CENTRAL ISLIP, N.Y. — A judge dropped the criminal charges against a limousine driver in the fatal crash in wine country that killed four women last year.
Four other people were injured in the July 2015 crash in Cutchogue.
Supreme Court Justice Fernando Camacho ruled Wednesday that an indictment charging driver Carlos Pino was flawed because of improper grand jury testimony.
Pino, 58, faced 16 counts that include criminally negligent homicide, assault, reckless driving and other traffic violations. Though he doesn't face any criminal charges, several families have sued Pino for wrongful death.
Prosecutors contended the grand jury testimony was proper, but the judge disagreed.
"The People will certainly appeal the Court's decision," Suffolk County District Attorney Thomas Spota said.
The judge explained his decision to the victims' families, saying he has "agonized over this decision more than any other" and that he believes his decision is right.
"If I am wrong, I would like the DA's office to appeal my decision, but I don't think I am wrong," the judge said to the families, according to Newsday.
The District Attorney office released a statement Wednesday, stating they were "extremely disappointed" on the judge's decision.
"Pino’s actions were far from just careless. Pino, an experienced professional limousine driver carrying eight passengers, turned blindly into a roadway when his view was completely blocked by another car. Pino was driving a vehicle he knew or should have known could never make a safe U-turn under the circumstances. Justice Camacho’s decision appears to ignore this critical and distinguishing fact. Simply because others made the turn without harm did not make doing so safe or lawful when done blindly as Pino did.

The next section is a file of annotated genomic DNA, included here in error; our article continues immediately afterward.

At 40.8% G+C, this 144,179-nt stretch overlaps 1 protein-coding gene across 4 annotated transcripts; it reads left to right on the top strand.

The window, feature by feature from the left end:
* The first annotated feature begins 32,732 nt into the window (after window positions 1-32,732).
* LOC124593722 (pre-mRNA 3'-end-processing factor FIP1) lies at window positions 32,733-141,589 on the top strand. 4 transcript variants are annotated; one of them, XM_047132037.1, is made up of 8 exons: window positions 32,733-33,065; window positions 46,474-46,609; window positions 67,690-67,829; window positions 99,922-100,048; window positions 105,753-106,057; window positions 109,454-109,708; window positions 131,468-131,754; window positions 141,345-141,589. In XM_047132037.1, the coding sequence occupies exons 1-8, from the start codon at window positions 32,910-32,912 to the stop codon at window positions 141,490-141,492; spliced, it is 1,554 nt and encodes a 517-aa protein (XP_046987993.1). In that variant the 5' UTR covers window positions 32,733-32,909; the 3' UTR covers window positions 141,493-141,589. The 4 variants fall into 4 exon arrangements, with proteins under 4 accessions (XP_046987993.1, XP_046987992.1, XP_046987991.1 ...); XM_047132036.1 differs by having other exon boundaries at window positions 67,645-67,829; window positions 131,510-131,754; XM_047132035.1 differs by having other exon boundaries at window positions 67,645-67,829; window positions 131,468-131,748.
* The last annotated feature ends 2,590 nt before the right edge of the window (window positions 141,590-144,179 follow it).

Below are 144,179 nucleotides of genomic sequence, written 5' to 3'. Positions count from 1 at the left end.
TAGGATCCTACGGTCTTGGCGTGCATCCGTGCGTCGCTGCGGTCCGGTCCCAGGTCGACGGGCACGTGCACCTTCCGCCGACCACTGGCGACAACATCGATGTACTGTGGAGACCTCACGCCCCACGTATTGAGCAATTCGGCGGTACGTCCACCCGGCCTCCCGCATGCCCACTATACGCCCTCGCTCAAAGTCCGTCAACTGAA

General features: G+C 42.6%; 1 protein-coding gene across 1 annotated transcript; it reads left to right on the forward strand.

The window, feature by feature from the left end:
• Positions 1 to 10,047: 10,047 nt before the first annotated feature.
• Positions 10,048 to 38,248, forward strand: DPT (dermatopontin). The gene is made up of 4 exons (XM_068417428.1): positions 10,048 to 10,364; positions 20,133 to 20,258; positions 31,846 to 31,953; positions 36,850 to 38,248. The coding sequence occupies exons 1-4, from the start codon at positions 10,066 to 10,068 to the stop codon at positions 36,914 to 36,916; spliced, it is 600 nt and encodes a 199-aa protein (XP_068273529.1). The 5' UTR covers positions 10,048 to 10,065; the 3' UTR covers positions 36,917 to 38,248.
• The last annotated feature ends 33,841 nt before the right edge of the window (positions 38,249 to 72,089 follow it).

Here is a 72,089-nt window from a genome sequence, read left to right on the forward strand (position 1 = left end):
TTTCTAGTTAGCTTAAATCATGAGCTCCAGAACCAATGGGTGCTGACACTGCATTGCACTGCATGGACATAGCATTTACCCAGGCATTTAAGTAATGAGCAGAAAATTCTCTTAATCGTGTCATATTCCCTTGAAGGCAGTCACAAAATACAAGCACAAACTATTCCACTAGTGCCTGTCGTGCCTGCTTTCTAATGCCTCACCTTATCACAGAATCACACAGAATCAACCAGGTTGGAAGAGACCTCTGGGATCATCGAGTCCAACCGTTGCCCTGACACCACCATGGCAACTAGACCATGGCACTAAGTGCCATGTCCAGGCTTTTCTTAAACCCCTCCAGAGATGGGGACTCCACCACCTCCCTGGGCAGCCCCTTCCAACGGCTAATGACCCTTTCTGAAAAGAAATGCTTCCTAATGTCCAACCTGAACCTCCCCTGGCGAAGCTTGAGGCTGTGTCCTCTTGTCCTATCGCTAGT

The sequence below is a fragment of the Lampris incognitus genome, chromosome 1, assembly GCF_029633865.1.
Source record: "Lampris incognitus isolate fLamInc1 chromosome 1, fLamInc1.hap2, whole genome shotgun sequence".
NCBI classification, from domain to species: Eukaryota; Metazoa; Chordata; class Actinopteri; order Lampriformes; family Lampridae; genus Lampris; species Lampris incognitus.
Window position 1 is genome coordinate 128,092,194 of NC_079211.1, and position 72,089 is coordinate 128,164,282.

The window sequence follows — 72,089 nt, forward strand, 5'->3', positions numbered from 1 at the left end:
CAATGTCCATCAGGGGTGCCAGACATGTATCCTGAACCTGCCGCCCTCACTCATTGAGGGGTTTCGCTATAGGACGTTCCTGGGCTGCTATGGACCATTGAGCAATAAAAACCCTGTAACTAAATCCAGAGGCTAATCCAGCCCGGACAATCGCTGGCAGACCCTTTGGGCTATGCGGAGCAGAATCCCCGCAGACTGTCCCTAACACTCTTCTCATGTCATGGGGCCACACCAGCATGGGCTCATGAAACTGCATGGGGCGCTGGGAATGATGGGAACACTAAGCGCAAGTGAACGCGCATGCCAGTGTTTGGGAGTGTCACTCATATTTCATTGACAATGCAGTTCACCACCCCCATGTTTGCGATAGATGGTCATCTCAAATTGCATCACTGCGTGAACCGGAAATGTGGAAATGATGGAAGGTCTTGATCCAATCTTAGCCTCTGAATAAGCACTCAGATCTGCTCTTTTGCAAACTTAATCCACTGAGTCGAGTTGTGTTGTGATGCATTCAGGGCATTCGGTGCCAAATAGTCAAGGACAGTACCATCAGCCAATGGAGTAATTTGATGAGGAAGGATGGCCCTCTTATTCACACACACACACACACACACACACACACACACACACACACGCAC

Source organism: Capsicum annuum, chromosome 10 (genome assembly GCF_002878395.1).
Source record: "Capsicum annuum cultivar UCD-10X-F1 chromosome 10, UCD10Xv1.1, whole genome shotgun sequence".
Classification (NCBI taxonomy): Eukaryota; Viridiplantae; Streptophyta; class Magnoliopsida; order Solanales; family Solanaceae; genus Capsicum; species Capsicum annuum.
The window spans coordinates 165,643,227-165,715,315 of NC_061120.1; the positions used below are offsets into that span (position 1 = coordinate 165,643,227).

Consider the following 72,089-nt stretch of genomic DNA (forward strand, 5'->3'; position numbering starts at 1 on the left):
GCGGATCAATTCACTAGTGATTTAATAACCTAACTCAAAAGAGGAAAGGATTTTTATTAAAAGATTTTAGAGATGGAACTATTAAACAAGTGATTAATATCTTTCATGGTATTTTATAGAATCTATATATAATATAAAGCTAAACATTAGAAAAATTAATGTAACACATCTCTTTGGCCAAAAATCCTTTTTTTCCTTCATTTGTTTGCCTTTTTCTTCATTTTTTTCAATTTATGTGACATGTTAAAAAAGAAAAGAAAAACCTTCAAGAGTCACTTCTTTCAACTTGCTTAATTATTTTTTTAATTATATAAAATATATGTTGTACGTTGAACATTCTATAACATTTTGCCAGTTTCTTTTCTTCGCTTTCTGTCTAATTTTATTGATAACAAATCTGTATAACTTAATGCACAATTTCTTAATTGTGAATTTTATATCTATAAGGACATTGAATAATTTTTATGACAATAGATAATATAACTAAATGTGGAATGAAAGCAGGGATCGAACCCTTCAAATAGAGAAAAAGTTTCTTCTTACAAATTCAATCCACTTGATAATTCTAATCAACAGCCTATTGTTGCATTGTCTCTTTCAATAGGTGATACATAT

There is no evidence that the grand jurors were confused by the thorough, fair and impartial legal instructions given to them by prosecutors. The grand jury with the benefit of hearing the testimony of numerous witnesses, including from crash reconstruction experts, reached their decision. The grand jury found that Pino’s heedlessly executed U-turn was serious enough to 'constitute conduct that should be condemned' by an indictment."
Authorities said Pino was driving eight women returning from a wine tasting when he tried to make a U-turn at an intersection. A pickup truck broadsided the limo.
Brittney Schulman, 23, and Lauren Baruch, 24, both of Smithtown; Stephanie Belli, 23, of Kings Park; and Amy Grabina, 23, of Commack, were killed in the crash. Four others were also injured.
The truck driver, Steven Romeo, 55, was charged with driving while intoxicated despite being below the legal blood-alcohol limit at the time he was tested.
However, prosecutors later determined Romeo was not criminally responsible for the fatal crash.
Romeo, who was driving 55 miles per hour, was just 200 feet away from the limo by the time it was visible to him, leaving him just 1.6 seconds to see the vehicle, decide what to do and begin braking, experts said.
"A perfectly sober Steven Romeo could not avoid this crash. An intoxicated Steven Romeo could not avoid this crash. Romeo can be held criminally responsible for driving while intoxicated but he cannot be held criminally responsible for the crash," District Attorney Thomas Spota said back in March.